Australian Museum

As a starting point in the quest to establish a microbiology exhibition at the Australian Museum JAMS has been invited to register to present a show or expo booth for Science Unleashed.
 
Science Unleashed is a fresh take on the Australian Museum’s approach to science outreach. It aims to build on over a decade of successful science programs run by the Science Communication Unit and reinvigorate and streamline previous successful programs such as the annual Science in the City, Science in the Bush and Science in the Suburbs events that have touched the lives of over 100,000 people, into a unifying concept of scientific celebration.
 
For those of you interested in participating in the production and/or presentation bring your ideas along to the next JAMS meeting (30th May). We'll meet at 5 pm to have a chat and put together some ideas for the registration form (see atatched).

Sydney may have failed to deliver some sunshine on the last day of a slightly extended summer, but this didn’t dampen the spirits of Sydney’s microbiology community who turned out in numbers for the Inaugural JAMS Anniversary half-day meeting at the Australian Museum. This special meeting celebrated the first birthday of JAMS, an ASM special interest group that aims to bring together research microbiologists, post-docs and PhD students working in non-clinical research from all institutes.

Special thanks must go to the sponsors of the meeting: POCD scientific; Becton, Dickinson and Company; Macquarie University; The University of Sydney; The University of NSW; The University of Technology, Sydney, and; The University of Western Sydney. Another special thank you must also go to Federico Lauro (UNSW) and other members of the JAMS steering committee for organising the anniversary meeting and for their continued commitment to JAMS. The steering committee would also like to thank the Australian Museum who kindly provided the venue for our regular meetings and who hosted this special event.

Despite miserable weather conditions, a sizeable crowd gathered at the Australian museum for the first JAMS meeting of 2012.

Dean Procter from the University of Sydney kicked off with our first virology talk of the year at JAMS. He introduced us to the live virus vaccine used to eradicate smallpox, Vaccinia virus. It encodes three BTB-Kelch protein orthologues in the Ubiquitin-Proteasome System, where host cell proteins are selectively degraded. This mechanism can prevent the establishment of an antiviral immune response enabling it to become a viral production factory enhancing viral spread. The identification of the substrates may indicate new mechanisms by which these viruses overcome cellular defenses to cause infection.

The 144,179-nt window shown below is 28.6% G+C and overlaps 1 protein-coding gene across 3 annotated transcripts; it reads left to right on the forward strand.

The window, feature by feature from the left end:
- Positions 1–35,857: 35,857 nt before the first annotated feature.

Event Date: 
Wednesday, February 29, 2012 - 14:30 - 21:00

You are invited to our inaugural anniversary half-day meeting at the Australian Museum, set for February 29th. Please sign-up to this event if you wish to attend or email us if need be.

Registration costs have been reduced to $35 for students and $75 for everyone else, thanks to the generous sponsorships of POCD Scientific, BD, The School of Molecular Bioscience (U. Sydney), The School of Biotechnology and Biomolecular Sciences (UNSW), The School of Medicine (UWS), The Biomolecular Frontiers Research Centre (Macquarie U.), The Environmental Microbiology Initiative (UNSW), The C3 and I3 Institutes (UTS).

There is an expanded schedule with some great speakers from out of town and a poster session for PhD students. As an incentive for students to present their work, the best poster will be awarded with the inaugural EMI Best Poster Award.

If you intend to present your work, please provide a poster title during registration.

The schedule of the meeting is as follows:

2.30 - 3.00pm Poster setup.
3.00 - 3.15pm Welcomes, introductions and acknowledgements.

Many scientific minds gathered together for a series of talks on a warm October evening at the Australian Museum.

The first presenter, Martin Ostrowski from Macquarie University continued from last month’s marine microbiology theme by presenting the genetics and ecology of Synechococcus. He demonstrated the distribution patterns of Synechococcus lineages are similar in different ocean systems with comparable environmental conditions. However, specific Synechococcus lineages show a distinct distribution pattern at a global scale. This finding may be useful to predict bacterial community structures in marine ecosystems.

A keen crowd of about 35 braved the rain to attend the September JAMS, which this month was held within the more spacious setting of the 4th floor at the Australian Museum. This month’s presentations all had a marine flavour, with the audience enjoying three entertaining talks focussed on the community dynamics and biogeochemical capabilities of marine microorganisms.

JAMS celebrated July at the Australian Museum with a diverse series of talks and food and drinks, kindly supported by ASM.

Rita Rapa (UTS) started us off describing the integron/gene cassette system in the Vibrio genus. These gene cassettes add to the adaptive potential of Vibrio and are likely to be an important driver in the evolution of Vibrio in their respective niches. Through whole cell proteomic analysis, deletions in the gene cassette array exhibit altered surface associated structures. Her future work will focus on how these deletions impact Vibrio physiology.
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